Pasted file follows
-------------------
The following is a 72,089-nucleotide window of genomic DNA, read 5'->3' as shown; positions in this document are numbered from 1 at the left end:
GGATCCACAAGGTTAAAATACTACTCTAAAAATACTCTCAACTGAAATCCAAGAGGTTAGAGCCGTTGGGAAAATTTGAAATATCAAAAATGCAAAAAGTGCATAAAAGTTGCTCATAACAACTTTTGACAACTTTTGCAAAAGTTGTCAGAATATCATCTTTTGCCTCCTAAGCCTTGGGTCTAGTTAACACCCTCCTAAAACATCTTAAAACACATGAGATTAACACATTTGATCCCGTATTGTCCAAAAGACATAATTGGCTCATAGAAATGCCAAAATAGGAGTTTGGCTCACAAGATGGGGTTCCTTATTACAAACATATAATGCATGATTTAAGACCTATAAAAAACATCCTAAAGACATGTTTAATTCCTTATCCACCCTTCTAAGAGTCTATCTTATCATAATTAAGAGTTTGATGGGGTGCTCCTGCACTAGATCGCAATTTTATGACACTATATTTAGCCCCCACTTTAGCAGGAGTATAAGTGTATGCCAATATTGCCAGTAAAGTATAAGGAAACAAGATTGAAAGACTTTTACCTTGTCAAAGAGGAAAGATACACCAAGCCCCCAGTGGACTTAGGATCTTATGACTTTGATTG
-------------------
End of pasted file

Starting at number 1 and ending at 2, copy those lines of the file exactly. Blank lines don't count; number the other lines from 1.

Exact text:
The following is a 72,089-nucleotide window of genomic DNA, read 5'->3' as shown; positions in this document are numbered from 1 at the left end:
GGATCCACAAGGTTAAAATACTACTCTAAAAATACTCTCAACTGAAATCCAAGAGGTTAGAGCCGTTGGGAAAATTTGAAATATCAAAAATGCAAAAAGTGCATAAAAGTTGCTCATAACAACTTTTGACAACTTTTGCAAAAGTTGTCAGAATATCATCTTTTGCCTCCTAAGCCTTGGGTCTAGTTAACACCCTCCTAAAACATCTTAAAACACATGAGATTAACACATTTGATCCCGTATTGTCCAAAAGACATAATTGGCTCATAGAAATGCCAAAATAGGAGTTTGGCTCACAAGATGGGGTTCCTTATTACAAACATATAATGCATGATTTAAGACCTATAAAAAACATCCTAAAGACATGTTTAATTCCTTATCCACCCTTCTAAGAGTCTATCTTATCATAATTAAGAGTTTGATGGGGTGCTCCTGCACTAGATCGCAATTTTATGACACTATATTTAGCCCCCACTTTAGCAGGAGTATAAGTGTATGCCAATATTGCCAGTAAAGTATAAGGAAACAAGATTGAAAGACTTTTACCTTGTCAAAGAGGAAAGATACACCAAGCCCCCAGTGGACTTAGGATCTTATGACTTTGATTG